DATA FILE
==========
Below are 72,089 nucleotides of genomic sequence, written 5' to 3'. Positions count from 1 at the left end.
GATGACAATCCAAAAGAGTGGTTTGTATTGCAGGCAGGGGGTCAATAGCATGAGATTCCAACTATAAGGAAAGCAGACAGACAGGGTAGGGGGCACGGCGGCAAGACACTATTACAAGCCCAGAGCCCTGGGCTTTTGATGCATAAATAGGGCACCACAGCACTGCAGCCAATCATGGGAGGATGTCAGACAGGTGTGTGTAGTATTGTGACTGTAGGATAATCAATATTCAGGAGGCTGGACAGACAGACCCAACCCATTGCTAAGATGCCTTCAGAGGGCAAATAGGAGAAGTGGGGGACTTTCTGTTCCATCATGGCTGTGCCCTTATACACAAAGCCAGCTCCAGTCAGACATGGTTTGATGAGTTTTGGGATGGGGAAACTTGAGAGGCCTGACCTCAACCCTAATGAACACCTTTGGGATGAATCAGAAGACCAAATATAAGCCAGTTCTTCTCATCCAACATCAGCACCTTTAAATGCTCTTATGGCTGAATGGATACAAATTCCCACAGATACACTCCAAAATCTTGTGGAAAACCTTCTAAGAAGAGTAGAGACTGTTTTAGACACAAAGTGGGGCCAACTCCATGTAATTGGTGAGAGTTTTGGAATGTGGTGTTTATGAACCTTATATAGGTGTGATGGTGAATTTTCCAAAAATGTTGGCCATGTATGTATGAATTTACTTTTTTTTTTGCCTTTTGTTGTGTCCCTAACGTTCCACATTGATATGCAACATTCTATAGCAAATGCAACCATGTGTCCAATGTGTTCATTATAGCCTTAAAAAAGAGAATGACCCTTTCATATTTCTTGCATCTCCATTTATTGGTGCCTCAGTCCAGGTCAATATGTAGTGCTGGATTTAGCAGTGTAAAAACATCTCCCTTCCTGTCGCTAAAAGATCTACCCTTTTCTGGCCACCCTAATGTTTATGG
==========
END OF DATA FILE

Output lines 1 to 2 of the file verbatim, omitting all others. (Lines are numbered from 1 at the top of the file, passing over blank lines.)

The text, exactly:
Below are 72,089 nucleotides of genomic sequence, written 5' to 3'. Positions count from 1 at the left end.
GATGACAATCCAAAAGAGTGGTTTGTATTGCAGGCAGGGGGTCAATAGCATGAGATTCCAACTATAAGGAAAGCAGACAGACAGGGTAGGGGGCACGGCGGCAAGACACTATTACAAGCCCAGAGCCCTGGGCTTTTGATGCATAAATAGGGCACCACAGCACTGCAGCCAATCATGGGAGGATGTCAGACAGGTGTGTGTAGTATTGTGACTGTAGGATAATCAATATTCAGGAGGCTGGACAGACAGACCCAACCCATTGCTAAGATGCCTTCAGAGGGCAAATAGGAGAAGTGGGGGACTTTCTGTTCCATCATGGCTGTGCCCTTATACACAAAGCCAGCTCCAGTCAGACATGGTTTGATGAGTTTTGGGATGGGGAAACTTGAGAGGCCTGACCTCAACCCTAATGAACACCTTTGGGATGAATCAGAAGACCAAATATAAGCCAGTTCTTCTCATCCAACATCAGCACCTTTAAATGCTCTTATGGCTGAATGGATACAAATTCCCACAGATACACTCCAAAATCTTGTGGAAAACCTTCTAAGAAGAGTAGAGACTGTTTTAGACACAAAGTGGGGCCAACTCCATGTAATTGGTGAGAGTTTTGGAATGTGGTGTTTATGAACCTTATATAGGTGTGATGGTGAATTTTCCAAAAATGTTGGCCATGTATGTATGAATTTACTTTTTTTTTTGCCTTTTGTTGTGTCCCTAACGTTCCACATTGATATGCAACATTCTATAGCAAATGCAACCATGTGTCCAATGTGTTCATTATAGCCTTAAAAAAGAGAATGACCCTTTCATATTTCTTGCATCTCCATTTATTGGTGCCTCAGTCCAGGTCAATATGTAGTGCTGGATTTAGCAGTGTAAAAACATCTCCCTTCCTGTCGCTAAAAGATCTACCCTTTTCTGGCCACCCTAATGTTTATGG